Bravo to fine artist Connie DK Lane for her “Bravura” art show! (Video included at the end of this post.)
The opening reception took place outdoors on a sunny breezy afternoon. Special thanks to the gallery director/curator James MacDevitt, Brian Temp, and Sean Yang.
Artist, audience, models, and employees socialized and feasted on goodies.
An hour later, the garments in the window came down so the models (a Chinese lucky 8 of them) could wear them for the catwalk. As I danced inside the window, I shot selfies that included audience members outside — Bill, Connie’s husband was there!…
All clothing, from the fabric on up, was created by dear fine artist Connie DK Lane. If you’re in the area, the display lasts to this weekend.
“Bravura” in Connie DK Lane’s exact words: A large number of hand-made anthropomorphic forms made out of latex rubber, a simulation of apparels for all genders.
When: Runs through to April 20, 2018
Where: Cerritos College Fine Arts, 11110 Alondra Blvd., Norwalk, CA 90650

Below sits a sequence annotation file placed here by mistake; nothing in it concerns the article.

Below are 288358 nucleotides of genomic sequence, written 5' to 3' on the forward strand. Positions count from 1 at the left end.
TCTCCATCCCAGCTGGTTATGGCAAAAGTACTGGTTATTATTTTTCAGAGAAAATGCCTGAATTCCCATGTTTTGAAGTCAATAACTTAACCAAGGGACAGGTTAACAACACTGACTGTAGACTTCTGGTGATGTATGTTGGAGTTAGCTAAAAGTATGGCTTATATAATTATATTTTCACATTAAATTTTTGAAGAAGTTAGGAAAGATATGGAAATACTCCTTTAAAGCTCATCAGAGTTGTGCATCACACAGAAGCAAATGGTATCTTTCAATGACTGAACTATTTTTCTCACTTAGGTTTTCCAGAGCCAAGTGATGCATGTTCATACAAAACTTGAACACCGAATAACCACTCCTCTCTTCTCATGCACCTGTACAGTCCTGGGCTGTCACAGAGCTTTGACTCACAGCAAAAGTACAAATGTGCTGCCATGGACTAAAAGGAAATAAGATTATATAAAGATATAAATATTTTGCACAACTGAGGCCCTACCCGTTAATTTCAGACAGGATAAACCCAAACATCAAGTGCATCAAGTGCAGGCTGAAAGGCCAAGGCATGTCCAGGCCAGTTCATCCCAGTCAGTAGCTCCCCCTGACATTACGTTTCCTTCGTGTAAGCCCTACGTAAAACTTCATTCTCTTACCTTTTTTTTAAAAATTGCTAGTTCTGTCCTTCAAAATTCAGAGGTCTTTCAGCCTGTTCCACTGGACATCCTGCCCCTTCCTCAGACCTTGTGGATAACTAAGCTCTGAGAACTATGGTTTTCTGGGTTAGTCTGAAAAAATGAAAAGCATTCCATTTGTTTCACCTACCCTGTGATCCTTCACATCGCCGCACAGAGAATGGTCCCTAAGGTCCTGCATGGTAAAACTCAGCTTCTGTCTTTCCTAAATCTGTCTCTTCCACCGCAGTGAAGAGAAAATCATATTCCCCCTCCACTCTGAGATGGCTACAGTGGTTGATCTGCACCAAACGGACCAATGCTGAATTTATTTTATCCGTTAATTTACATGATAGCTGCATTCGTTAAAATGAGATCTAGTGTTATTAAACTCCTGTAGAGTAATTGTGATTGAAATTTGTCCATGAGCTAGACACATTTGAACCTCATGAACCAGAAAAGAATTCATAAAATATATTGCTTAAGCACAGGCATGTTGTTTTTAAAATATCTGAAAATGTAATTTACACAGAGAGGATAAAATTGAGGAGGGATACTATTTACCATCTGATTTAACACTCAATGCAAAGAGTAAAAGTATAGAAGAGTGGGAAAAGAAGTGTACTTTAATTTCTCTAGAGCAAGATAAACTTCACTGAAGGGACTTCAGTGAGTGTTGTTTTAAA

Parking: $2 on-site for entire day.
This morning I stayed in bed till late. I was awake, but I didn’t want to get up to a house without Pierre in it.
Yesterday I had to put my dog down. Such a gentle euphemism for murder. To put one to sleep. My dear, dear dog-man trusted me, yet I tricked him. First by lulling him into thinking it was a normal day by asking my husband to roast a chicken at home that delighted his nose and soothed his belly. But afterward a vet arrived. She knotted a tourniquet at his rear thigh, shaved an area below it, and injected a sedative. His fitful gasping evened, his pain-blinded stare softened. Amid caresses and loving murmurs, the vet administered a second shot to finish him off.
But Pierre lingered within his peaceful half-sleep. So another shave. Then a third shot to a different leg. That one finally killed him.
Nicer ways exist to frame this, but my heart won’t listen to the many fine arguments for how, whether, and when.
No, I don’t know of a better way to have done it. When his kidneys began to fail, and arthritis increasingly ravaged his days and nights, I promised us two things; he’d never take another trembling ride to a vet, and he’d never be wet again (he was a Labrador mix one-of-a-kind who hated water).
Fortunately, we could afford to have a vet to visit our home for those final injections. Fortunately, I could be with Pierre, my sweetest, most uncomplicated of friendships and loves. Fortunately, he’d lived a good long life, as dog lives go.
All the same, this was the awfullest decision I hope ever to make.
Life is beautiful, merciless, humbling.